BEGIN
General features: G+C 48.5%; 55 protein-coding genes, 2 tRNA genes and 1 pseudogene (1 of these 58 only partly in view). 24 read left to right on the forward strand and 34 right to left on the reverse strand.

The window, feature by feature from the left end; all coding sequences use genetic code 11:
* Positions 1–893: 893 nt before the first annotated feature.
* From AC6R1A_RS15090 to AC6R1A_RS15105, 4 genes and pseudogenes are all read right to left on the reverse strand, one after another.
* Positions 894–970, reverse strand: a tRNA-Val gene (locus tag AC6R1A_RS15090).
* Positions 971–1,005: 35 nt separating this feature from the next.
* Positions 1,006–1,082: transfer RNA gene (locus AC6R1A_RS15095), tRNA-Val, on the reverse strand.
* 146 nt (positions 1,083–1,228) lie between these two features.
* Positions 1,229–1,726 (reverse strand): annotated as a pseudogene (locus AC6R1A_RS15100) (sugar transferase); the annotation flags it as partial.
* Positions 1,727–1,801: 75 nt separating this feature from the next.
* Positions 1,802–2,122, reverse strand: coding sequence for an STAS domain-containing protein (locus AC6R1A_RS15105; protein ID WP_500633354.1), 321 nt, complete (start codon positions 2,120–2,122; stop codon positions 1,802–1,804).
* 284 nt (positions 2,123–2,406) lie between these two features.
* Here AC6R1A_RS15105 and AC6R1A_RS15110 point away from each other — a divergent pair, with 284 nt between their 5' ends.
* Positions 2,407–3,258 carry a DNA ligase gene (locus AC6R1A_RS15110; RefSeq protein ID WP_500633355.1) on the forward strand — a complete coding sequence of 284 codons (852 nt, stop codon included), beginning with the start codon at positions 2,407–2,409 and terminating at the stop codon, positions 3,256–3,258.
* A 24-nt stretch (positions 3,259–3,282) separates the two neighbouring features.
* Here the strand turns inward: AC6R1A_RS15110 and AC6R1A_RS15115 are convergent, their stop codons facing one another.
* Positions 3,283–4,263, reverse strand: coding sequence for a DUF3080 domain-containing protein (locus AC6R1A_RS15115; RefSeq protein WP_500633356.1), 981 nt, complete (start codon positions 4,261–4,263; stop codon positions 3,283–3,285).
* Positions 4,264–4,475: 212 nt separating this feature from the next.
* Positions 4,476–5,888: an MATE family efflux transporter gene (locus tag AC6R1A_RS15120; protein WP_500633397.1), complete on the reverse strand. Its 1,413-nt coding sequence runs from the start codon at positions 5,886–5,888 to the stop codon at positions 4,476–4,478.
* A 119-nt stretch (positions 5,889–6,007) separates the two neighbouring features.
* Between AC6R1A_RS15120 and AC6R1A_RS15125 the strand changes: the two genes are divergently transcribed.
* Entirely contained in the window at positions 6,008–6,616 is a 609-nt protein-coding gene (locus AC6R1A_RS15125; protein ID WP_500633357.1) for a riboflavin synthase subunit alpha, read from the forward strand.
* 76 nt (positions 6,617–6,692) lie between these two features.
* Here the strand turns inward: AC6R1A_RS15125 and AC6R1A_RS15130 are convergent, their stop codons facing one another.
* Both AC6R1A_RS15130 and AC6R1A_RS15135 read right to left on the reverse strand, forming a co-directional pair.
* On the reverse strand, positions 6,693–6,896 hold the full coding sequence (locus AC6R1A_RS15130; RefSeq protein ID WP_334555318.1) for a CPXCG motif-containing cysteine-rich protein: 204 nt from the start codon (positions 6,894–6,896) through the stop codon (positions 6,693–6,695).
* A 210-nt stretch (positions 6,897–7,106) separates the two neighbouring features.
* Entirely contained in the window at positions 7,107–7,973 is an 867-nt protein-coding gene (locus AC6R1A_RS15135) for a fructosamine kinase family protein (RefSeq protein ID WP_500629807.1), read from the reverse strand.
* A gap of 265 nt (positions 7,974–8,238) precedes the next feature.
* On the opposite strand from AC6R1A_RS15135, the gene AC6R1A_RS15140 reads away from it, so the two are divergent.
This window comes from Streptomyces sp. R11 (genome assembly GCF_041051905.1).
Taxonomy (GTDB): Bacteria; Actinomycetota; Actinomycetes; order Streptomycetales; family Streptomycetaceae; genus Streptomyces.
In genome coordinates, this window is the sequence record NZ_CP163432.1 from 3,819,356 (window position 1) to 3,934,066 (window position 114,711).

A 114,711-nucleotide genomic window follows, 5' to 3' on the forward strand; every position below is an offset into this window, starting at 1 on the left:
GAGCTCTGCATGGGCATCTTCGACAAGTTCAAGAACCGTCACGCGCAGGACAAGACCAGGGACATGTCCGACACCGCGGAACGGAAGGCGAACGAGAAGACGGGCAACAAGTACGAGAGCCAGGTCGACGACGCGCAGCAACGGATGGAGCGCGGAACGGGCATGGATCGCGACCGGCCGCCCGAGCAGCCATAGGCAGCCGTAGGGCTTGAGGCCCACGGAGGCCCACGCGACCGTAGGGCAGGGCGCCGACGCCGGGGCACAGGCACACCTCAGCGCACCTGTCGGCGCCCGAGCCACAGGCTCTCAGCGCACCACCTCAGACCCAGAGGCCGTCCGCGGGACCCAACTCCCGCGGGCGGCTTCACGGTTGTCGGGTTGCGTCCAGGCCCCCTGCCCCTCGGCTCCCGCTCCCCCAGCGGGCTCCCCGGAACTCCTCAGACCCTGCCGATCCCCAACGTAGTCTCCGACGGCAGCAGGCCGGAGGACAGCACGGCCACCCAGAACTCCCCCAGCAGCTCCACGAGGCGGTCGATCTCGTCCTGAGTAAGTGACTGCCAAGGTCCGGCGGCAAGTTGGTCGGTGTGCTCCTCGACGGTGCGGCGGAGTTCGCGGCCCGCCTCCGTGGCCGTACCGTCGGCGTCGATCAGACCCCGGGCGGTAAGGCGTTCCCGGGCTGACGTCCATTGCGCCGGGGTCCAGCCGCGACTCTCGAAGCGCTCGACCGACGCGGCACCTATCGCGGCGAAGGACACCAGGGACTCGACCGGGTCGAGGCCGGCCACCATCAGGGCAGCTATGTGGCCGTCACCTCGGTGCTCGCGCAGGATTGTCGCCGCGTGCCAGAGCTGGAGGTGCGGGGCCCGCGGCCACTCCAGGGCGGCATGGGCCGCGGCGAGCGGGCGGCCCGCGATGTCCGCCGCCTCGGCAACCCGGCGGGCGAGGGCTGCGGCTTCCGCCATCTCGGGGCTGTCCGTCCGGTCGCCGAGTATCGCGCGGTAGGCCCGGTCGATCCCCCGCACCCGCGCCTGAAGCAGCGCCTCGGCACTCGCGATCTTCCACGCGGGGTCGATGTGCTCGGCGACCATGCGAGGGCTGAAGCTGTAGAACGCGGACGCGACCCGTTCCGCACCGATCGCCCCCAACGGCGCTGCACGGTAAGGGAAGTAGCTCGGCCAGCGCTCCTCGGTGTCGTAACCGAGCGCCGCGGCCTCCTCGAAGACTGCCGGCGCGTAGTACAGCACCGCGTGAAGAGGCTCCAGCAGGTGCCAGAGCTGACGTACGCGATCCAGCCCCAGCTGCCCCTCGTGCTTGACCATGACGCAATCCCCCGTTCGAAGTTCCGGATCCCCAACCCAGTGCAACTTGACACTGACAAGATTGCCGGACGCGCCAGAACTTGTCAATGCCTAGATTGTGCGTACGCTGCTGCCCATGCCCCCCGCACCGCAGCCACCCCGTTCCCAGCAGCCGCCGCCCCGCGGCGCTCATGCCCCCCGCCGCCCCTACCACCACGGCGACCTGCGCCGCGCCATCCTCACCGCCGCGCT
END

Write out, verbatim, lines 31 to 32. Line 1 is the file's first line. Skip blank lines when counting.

This window comes from Streptomyces sp. R11 (genome assembly GCF_041051905.1).
Taxonomy (GTDB): Bacteria; Actinomycetota; Actinomycetes; order Streptomycetales; family Streptomycetaceae; genus Streptomyces.